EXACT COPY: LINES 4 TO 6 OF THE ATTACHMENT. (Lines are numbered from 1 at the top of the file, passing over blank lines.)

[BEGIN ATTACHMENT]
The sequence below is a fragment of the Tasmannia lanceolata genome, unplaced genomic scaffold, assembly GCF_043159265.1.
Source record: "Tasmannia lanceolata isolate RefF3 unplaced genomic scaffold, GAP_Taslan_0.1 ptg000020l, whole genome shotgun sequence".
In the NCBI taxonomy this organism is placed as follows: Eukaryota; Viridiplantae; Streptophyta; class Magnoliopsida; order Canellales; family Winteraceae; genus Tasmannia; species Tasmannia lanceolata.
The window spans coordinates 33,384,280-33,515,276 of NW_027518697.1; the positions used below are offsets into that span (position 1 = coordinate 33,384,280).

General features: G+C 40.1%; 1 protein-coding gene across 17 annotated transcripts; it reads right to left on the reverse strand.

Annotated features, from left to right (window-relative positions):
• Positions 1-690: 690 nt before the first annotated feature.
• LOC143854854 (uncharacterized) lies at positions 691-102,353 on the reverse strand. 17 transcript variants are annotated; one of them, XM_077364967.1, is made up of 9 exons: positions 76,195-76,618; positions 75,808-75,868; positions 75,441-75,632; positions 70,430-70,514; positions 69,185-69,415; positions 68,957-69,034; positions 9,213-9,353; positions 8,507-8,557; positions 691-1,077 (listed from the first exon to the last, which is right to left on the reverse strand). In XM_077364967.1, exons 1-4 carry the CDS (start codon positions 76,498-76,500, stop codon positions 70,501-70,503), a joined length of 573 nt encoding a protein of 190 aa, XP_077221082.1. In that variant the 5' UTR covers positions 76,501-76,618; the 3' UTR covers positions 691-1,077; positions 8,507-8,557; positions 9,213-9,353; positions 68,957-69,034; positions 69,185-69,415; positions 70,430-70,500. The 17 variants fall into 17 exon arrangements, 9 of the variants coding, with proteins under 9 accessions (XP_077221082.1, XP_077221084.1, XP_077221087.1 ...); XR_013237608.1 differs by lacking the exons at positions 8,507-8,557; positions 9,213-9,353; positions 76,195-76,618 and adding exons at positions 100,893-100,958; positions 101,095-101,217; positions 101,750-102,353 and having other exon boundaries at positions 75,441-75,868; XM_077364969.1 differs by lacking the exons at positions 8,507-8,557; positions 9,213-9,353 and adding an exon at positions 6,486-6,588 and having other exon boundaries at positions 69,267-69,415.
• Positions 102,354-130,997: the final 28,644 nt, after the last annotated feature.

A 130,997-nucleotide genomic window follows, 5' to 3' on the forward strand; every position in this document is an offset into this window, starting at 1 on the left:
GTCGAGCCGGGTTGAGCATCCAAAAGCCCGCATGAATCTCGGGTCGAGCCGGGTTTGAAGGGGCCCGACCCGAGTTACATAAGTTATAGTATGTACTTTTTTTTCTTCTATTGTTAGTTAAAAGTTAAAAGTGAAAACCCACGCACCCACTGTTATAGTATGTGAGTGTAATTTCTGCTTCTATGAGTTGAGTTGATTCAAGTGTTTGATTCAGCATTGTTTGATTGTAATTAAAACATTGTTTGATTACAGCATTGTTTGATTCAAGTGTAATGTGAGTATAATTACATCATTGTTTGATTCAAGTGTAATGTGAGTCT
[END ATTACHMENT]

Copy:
The window spans coordinates 33,384,280-33,515,276 of NW_027518697.1; the positions used below are offsets into that span (position 1 = coordinate 33,384,280).

General features: G+C 40.1%; 1 protein-coding gene across 17 annotated transcripts; it reads right to left on the reverse strand.

Annotated features, from left to right (window-relative positions):